Response Crafting

Find your certain sort of sanctuary

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sanctuAs part of a new project, I now ride the train – the Chicago Metra – from downtown, where I live, to Lake Forest, about an hour north. And, though many people feel differently about it, I was looking forward to riding the train as part of my upcoming workdays. I love the sensation of travel, from cars to bikes to trains to boats to planes, and was eager to spend an hour of my morning nestled in this moment with its unique sensations and stimuli.

I was not, however, necessarily looking forward to the new assignment. For reasons I won’t go into, I was apprehensive about it. So, to get in the right mindset, I was searching for some salvation… And as uncertain as I may be about my new assignment, I do know that I like the train.

trainAnd I realized that having the train bookending my work days will be a sort of peace – a certain kind of sanctuary.

We all need these places in our days. We all have a place – even a mindspace, as it does not need to be physical – to which we retreat, or in which we revel, physically, either intentionally or by way of our circumstances; places or spaces or things that soothe suffering; serve as a balm to all that becomes weathered and burned and chaffed and torn and stretched and frayed throughout our days or weeks or months. We all have places that, quite simply, make us happy. Places that refresh us.

For some, it may be a bath. Or it could be a glass of wine once home from work. It could be the gym – or it could decidedly be far, far away from the gym, if the gym in fact inspires all the same feelings we are trying to resolve. It could be church on Sundays or… maybe I am thinking too literally here. Some of these things are too cliché.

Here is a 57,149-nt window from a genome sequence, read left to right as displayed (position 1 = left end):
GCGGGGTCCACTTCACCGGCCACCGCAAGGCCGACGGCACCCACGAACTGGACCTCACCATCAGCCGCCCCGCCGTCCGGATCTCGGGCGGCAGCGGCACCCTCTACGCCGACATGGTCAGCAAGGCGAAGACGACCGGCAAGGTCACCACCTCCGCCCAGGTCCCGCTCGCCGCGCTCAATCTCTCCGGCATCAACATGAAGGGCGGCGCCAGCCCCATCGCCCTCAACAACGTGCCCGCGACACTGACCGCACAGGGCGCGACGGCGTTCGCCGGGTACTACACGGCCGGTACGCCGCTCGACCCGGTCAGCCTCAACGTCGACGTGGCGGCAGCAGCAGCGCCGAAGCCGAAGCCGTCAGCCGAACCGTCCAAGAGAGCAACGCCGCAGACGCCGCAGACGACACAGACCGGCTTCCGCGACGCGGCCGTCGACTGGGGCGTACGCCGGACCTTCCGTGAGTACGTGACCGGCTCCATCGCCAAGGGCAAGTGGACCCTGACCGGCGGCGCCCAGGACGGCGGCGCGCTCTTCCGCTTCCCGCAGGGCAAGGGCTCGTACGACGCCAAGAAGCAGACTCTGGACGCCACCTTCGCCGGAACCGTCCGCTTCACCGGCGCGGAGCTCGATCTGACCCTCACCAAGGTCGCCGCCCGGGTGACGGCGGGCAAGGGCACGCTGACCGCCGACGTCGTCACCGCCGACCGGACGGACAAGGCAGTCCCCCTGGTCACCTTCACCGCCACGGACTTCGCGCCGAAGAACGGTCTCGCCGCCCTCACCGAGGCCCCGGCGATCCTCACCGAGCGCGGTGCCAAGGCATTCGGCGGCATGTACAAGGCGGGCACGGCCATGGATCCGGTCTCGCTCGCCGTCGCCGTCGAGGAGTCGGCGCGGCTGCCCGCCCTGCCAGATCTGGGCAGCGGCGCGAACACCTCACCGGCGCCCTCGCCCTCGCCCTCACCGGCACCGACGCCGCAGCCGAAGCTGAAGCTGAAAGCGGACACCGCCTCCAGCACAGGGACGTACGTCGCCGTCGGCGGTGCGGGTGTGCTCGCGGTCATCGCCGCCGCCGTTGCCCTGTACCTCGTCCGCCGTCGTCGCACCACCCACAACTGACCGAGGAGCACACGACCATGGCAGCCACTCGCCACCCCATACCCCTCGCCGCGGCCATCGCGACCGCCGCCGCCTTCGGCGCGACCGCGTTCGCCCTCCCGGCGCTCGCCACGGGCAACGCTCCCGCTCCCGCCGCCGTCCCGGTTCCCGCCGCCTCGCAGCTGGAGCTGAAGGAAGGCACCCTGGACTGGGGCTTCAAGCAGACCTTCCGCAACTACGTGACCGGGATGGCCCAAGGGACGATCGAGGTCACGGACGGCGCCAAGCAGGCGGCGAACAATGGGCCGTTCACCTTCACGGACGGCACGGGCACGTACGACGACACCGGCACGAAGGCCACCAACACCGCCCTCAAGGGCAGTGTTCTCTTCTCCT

The point is: good lives are built to encompass – include – a certain kind of sanctuary. A place of refuge. A place of repair. A safe haven.

And for me, I can see, one of mine will be this new train ride every day. It is a moment of solitude early in the morning – the 6:33 from Ogilvie with an hour all the way to Lake Forest. It is a place to write, free of distractions or excuses. It is, once the writing is exhausted, a place perhaps to read. And it is a place with physiological benefits; the movement of the train beneath me is a soothing rhythm, very much like that of riding a car on the highway. Or, you know,  a train.

A lot has been said about the unique effect of trains, by the way – the mindspace of riding one. Author Shane Mac recently wrote an entire book on a single train ride, buying a roundtrip ticket from San Francisco to Seattle and pounding the keyboard the entire way. So, there’s that. I’m not the only one.


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